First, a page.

Does Homeowners Insurance Cover Vandalism?

One of the most basic risks that homeowners face is vandalism to their property. You may be aware that homeowners insurance covers other standard pitfalls, like fire, hail, or theft. Fortunately, vandalism also falls under the blanket of protection that home insurance offers. 

Homeowners insurance considers the damage that could be caused to personal property, even when it’s cruelly man-made. This means you will be financially protected from several acts of vandalism as it applies to your house and other structures on your property.

Keep reading to find out more about what this means, and what you should acknowledge under these terms.

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What Is Vandalism?

Vandalism is the act of deliberately defacing or otherwise destroying your property. This is commonly interpreted from broken windows, glued locks, or any other purposeful damage inflicted on or inside a property. 

Insurance companies follow this term closely. They want to help policyholders if their property is damaged without their consent or will. As a result, home insurance companies consider vandalism one of the essential perils named in an insurance policy.

What Types of Vandalism Are Covered by Homeowners Insurance?

To insurance companies, vandalism involves a range of circumstances. For starters, your personal property is covered. This includes:

Some examples of vandalism covered by home insurance include:

  • Destruction of locks
  • Broken windows
  • Removal of trees
  • Spray-paint
  • Damaged lawns

Things to Consider

1. Your Car Is Not Covered

Unless you have comprehensive coverage on your vehicle’s insurance policy, your car will not be covered. Whether it’s parked in the garage or driveway, it’s still considered a gray area for a homeowners insurance policy. Home insurance may cover the items within the car in the event of theft, but damage to the car itself will require car insurance. 

2. Unoccupied vs Vacant Homes

If an unoccupied home is insured, vandalism will be a covered peril. A home that is only periodically lived in will be considered unoccupied if nobody is currently dwelling within. A good example of this is vacation home or BNB. 

A vacant home can be defined as a property that does not house any residents or personal possessions for a prolonged period. The biggest difference here is, vandalism usually isn’t covered for homes that are considered vacant. This is because insurance companies view deserted properties as easy targets for malicious wrongdoing.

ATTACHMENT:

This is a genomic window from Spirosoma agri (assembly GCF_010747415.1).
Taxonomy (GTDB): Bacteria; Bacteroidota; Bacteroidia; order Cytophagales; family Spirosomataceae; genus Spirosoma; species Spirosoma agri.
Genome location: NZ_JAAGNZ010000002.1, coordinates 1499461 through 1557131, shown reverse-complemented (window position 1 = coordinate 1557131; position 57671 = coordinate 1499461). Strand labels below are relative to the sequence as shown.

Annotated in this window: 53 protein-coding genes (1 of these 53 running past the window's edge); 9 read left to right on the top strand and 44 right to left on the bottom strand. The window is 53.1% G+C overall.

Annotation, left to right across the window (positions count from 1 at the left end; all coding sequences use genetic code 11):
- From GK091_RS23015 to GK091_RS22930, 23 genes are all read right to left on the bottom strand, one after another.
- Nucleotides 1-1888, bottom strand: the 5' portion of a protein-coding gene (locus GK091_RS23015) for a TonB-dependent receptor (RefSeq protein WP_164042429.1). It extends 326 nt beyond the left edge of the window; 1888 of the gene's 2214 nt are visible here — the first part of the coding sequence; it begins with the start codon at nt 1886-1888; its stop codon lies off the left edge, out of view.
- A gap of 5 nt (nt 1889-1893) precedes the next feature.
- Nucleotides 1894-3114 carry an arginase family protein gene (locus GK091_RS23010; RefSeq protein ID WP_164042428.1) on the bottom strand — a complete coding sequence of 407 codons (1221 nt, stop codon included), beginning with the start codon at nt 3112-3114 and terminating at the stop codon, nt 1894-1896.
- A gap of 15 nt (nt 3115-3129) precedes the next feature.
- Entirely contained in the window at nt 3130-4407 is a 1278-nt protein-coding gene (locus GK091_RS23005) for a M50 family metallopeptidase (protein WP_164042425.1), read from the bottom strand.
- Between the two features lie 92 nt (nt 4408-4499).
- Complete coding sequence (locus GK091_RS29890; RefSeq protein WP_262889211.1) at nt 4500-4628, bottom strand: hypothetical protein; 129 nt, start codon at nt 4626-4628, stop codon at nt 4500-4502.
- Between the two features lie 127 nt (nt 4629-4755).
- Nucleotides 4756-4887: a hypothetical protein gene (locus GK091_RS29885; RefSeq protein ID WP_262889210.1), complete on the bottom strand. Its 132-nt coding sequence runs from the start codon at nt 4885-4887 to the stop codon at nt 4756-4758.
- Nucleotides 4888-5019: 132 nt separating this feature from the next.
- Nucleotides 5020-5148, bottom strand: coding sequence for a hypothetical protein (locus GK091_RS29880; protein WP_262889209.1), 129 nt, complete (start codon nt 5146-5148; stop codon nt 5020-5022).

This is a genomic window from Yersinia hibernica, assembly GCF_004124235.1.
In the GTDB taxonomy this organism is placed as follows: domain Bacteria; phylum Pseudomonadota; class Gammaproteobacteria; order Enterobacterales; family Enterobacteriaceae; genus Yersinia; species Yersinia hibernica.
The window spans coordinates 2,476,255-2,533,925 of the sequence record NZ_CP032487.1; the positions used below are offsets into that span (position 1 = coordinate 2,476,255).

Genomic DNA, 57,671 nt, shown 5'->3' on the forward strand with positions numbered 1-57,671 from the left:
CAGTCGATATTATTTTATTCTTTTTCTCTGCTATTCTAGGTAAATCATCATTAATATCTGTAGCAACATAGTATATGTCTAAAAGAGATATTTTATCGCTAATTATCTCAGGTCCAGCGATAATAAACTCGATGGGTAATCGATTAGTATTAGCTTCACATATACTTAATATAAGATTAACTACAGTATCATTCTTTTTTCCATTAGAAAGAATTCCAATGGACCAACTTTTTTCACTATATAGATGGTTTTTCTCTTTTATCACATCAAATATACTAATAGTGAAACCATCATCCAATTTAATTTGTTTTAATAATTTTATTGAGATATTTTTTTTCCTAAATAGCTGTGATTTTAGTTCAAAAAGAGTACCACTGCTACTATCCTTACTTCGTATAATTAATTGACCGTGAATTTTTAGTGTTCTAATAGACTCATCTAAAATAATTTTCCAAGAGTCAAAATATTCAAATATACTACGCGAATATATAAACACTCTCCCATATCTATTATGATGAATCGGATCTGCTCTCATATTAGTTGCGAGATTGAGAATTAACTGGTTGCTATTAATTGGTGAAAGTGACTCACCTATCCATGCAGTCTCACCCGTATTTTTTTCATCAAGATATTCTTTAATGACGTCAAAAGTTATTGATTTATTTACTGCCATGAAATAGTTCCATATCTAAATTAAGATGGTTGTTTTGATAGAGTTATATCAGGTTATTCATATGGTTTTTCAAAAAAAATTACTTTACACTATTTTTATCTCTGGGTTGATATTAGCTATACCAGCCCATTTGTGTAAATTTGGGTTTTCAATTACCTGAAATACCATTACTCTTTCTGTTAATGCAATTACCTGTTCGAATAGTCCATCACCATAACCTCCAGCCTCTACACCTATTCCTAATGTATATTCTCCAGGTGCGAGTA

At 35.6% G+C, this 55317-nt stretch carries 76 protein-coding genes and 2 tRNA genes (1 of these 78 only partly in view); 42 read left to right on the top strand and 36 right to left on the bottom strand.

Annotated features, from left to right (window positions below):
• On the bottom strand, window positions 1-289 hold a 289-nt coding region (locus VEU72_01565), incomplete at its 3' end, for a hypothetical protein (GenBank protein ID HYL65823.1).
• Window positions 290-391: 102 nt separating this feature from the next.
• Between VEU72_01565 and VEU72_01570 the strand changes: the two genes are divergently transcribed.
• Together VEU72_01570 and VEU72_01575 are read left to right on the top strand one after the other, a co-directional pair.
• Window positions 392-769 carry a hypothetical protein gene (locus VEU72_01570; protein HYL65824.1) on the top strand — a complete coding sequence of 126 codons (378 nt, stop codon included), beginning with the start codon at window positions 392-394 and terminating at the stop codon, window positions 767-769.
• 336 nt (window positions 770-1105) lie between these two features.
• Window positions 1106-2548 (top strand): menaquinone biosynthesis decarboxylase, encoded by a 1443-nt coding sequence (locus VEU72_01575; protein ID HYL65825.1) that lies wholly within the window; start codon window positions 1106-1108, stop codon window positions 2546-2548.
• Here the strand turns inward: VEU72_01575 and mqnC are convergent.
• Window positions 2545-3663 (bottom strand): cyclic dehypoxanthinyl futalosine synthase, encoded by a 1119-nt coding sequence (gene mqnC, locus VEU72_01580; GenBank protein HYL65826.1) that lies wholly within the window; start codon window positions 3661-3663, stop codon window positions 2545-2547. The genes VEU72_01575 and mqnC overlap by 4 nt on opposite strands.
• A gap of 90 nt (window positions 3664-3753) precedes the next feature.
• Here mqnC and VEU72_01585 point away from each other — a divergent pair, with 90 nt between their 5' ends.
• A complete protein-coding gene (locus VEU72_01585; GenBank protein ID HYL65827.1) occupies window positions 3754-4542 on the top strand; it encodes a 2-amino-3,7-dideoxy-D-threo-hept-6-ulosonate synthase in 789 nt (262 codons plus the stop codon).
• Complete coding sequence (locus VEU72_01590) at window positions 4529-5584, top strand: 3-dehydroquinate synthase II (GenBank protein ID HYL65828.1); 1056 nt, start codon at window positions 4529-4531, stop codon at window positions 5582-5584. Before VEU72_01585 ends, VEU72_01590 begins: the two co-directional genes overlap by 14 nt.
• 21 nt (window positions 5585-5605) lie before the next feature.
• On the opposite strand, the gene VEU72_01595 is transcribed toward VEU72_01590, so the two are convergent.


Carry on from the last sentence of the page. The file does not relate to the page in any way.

3. Operating a Business from the Home

If you run a business from inside the home, your homeowners insurance may not cover the costs of vandalism. This is another gray area that may require a second look at your policy. 

Vandalized property in the home examined as inventory or equipment for business purposes may not be compensated unless otherwise stated in the policy. In cases where business property endorsement is not feasible under homeowners insurance, commercial insurance may be another option.

4. Arson

Among the various types of vandalism that can occur, arson is one of the most common. 26,608 arson incidences occurred in the US in 2021, and residences were the top locations targeted. This is also among the most expensive repairs and unfortunately will cause some problems when seeking an insurance claim.

After a fire, an investigation is performed which determines if it was caused by arson. In some cases, insurance companies may cover the losses if it can be proven that someone other than the owner or residents committed the crime. This, of course, can be very difficult to do.  

How and When to Make a Claim

As a basic peril in a home insurance policy, insurance companies will reimburse a homeowner for the damages bestowed upon a property. This could come in the form of repairing, replacing or entirely rebuilding the destroyed property or home. 

If the damages incurred cost less than the insurance deductible, however, it may not be necessary or wise to submit a claim. Your deductible makes all the difference when filing an insurance claim. 

Damages are paid after your deductible is taken out. For example, if your deductible is $1,000, and only your $1,500 shed was irrevocably damaged, home insurance will pay $500 for the total replacement. 

If this shed were less than $1,000, it will be cheaper for you to replace it yourself. Filing too many insurance claims holds the risk of raising your insurance rates. As a result, excessive claims for these cheaper repairs will cost you more in the long run.

If your home incurs damages due to vandalism, this is what you should do:

  1. File a police report.
  2. Take thorough pictures and notes of the damage.
  3. If the damages are costly or beyond your deductible, file a claim with your home insurance company. Gather all the photos, notes, and police reports, and have your policy ready. You can file a claim by calling or visiting your insurance company’s website. They will be there to help you recover and get your property back in order.
  4. In the meantime, make yourself as comfortable as possible. Board up the broken windows or doors, turn off power to damaged appliances, and save the receipts from any makeshift repairs you perform yourself.

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